FCMB: Paternity Fraud Won’t Stop Because It’s Human Behaviour, Says Psychologist

FCMB Managing Director, Adam Nuru
FCMB Managing Director, Adam Nuru

A professor of Psychology, Bamikole Fagboungbe, has said paternity fraud will continue because it is a human behaviour that cannot be legislated against.

This is against the backdrop of a scandal involving the current Managing Director of the First City Monument Bank, Adam Nuru, and one of the bank’s former employees, Moyo Thomas, who allegedly had two children with Nuru while she was still married to Tunde Thomas.

FCMB Managing Director, Adam Nuru

Fagboungbe, who is the head of Psychology Department of the University of Lagos, Akoka, said people have to be careful and sensitive to the nature of those they have to deal with.

The professor said, “It is a human behaviour, it will continue, no legislation can stop it. It’s just like armed robbery, they said if armed robbers were getting killed, they would stop, but have they stopped it? No. Anything that is human behaviour cannot be legislated against. Human beings are human beings and we live in a world of stimulus response connectivity. The moment they receive the stimulus, the stimulus will trigger the ‘appropriate’ response in that situation. It’s not something that can be wiped out, only that people should be careful and sensitive to their environment and people they deal with.” 

Fagboungbe said the issue of paternity fraud is as common in Nigeria and it is in other places except that those in other climes are advanced and sensitive to issues. 

“So, before it escalates into a scandal, people will have noticed it and fought against it. For example, in those places, you cannot go into an environment where you don’t belong, many people will have suspected you and alerted the authorities.”

He said further, “This is not the first time we would have such a scandal here, though this one is still based on allegations. I witnessed a case long ago, a young lady married a young man, they were both teachers and had three boys. The man kept on taking care of the children, sending them to school but the real father of two of them was someone else, a richer man. It happened in Ekiti.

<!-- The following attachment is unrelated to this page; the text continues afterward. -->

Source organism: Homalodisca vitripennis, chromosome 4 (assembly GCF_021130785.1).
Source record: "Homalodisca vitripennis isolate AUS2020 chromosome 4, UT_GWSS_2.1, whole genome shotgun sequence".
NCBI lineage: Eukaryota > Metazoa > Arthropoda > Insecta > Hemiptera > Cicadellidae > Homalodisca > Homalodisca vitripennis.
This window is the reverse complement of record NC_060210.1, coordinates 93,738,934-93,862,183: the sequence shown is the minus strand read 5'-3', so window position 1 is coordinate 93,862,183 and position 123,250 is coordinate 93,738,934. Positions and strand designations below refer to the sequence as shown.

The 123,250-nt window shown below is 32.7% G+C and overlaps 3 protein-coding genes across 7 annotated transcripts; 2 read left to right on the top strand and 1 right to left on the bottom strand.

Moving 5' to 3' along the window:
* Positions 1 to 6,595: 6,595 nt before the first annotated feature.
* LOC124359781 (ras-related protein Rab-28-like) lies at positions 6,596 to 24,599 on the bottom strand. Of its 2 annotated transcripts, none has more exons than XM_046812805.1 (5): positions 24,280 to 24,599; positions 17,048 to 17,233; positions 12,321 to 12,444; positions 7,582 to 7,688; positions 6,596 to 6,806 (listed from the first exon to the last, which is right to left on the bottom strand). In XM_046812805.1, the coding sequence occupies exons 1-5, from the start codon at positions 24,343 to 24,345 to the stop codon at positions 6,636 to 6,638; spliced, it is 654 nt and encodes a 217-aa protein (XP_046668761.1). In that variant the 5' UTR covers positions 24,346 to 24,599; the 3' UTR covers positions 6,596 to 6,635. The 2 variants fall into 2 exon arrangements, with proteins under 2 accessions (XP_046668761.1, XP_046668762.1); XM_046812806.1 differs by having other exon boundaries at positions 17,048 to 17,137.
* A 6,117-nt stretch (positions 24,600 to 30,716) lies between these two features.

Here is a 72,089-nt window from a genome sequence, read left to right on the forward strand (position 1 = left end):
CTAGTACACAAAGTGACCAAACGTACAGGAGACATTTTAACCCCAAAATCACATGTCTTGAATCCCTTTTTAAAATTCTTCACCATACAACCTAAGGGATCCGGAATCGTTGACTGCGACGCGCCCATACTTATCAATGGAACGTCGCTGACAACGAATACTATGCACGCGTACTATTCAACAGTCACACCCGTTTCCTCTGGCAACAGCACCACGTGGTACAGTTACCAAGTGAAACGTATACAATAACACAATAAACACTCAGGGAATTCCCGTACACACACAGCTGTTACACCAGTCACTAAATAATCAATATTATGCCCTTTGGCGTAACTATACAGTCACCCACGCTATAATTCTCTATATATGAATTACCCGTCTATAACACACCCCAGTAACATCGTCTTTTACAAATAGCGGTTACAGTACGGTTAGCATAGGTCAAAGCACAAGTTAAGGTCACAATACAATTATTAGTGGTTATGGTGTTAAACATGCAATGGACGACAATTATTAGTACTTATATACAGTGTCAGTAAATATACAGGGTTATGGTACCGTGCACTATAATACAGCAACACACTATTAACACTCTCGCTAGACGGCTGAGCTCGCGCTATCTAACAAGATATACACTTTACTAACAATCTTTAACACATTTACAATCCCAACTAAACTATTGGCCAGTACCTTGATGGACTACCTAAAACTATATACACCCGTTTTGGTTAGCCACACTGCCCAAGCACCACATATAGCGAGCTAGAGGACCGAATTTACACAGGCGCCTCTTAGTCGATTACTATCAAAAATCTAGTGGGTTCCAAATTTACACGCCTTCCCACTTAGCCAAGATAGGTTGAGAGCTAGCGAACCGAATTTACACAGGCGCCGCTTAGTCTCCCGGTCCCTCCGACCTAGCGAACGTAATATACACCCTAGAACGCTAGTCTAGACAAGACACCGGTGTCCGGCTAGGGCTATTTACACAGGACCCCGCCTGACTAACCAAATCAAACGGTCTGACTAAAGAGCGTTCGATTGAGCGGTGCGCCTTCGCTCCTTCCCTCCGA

“They went for paternity tests and it was discovered that the first two boys were for the ‘bigger’ man, so they went to court. Immediately the verdict was given in favour of the bigger man, those two boys were driven to Lagos, put on a plane and taken out of the country. The lady then officially switched attention, allegiance to the father of the other baby callously without batting an eye and the man perhaps, because he was poorer, left everything to God; he did not fight back.”

The professor described paternity fraud as a very traumatic experience that brings about frustration for anyone in that situation. 

He, however, said the frustration is two-dimensional as it can be directed against oneself or against the society. 

“In the case of the man who allegedly got depressed, it was self-directed frustration, he directed it at himself instead of directing it at the society. 

“In life, we have goals and these goals are made up of multiple variables. Each goal you have is supposed to take you through the process but whenever anything blocks you from reaching the goal, it leads to frustration and the frustration may be self-directed or society-directed.

“Our grandfathers say only the woman can say who the father of the child is. Thank God we have technology today that can make us determine the true paternity of children but how many people will be prepared to go through the stigmatisation, shame, and helplessness?

“Sometimes we satisfy our needs not minding the effects it will have on others. We just go on with what we want and the way we want it without considering the consequences or its impact on other people that could be victims of the satisfaction we have got.”

Fagboungbe said anyone who finds themselves in such a situation will at first be confused. 

He however said such a person should take solace in the fact that there is life, and not bow to frustration.

Also, according to him, such a person should seek the services of a psychologist.

He also said such a person should be encouraged by friends to be able to sail through the difficult time. 

“He should sharpen his sword of survival and not give up. He should not lose hope and if he has friends around him, they should encourage him to face the world from a different perspective. It’s not something that will go away in a day or in a month, it will keep coming back to haunt him but he should believe that what is done is done. Obafemi Awolowo used to say that what makes a man is his ability to get up each time he falls down and that is it. Such a person should not surrender to frustration or negative impact, he should gradually lift himself. 

“If he has access to a psychologist, they should take him through phases of counselling until he is gradually able to handle the situation but unfortunately in our country, we don’t value the functionality of a psychologist. Actually, the first thing such a man should do scientifically is to see a counselling psychologist.”




Original Author

SaharaReporters, New York

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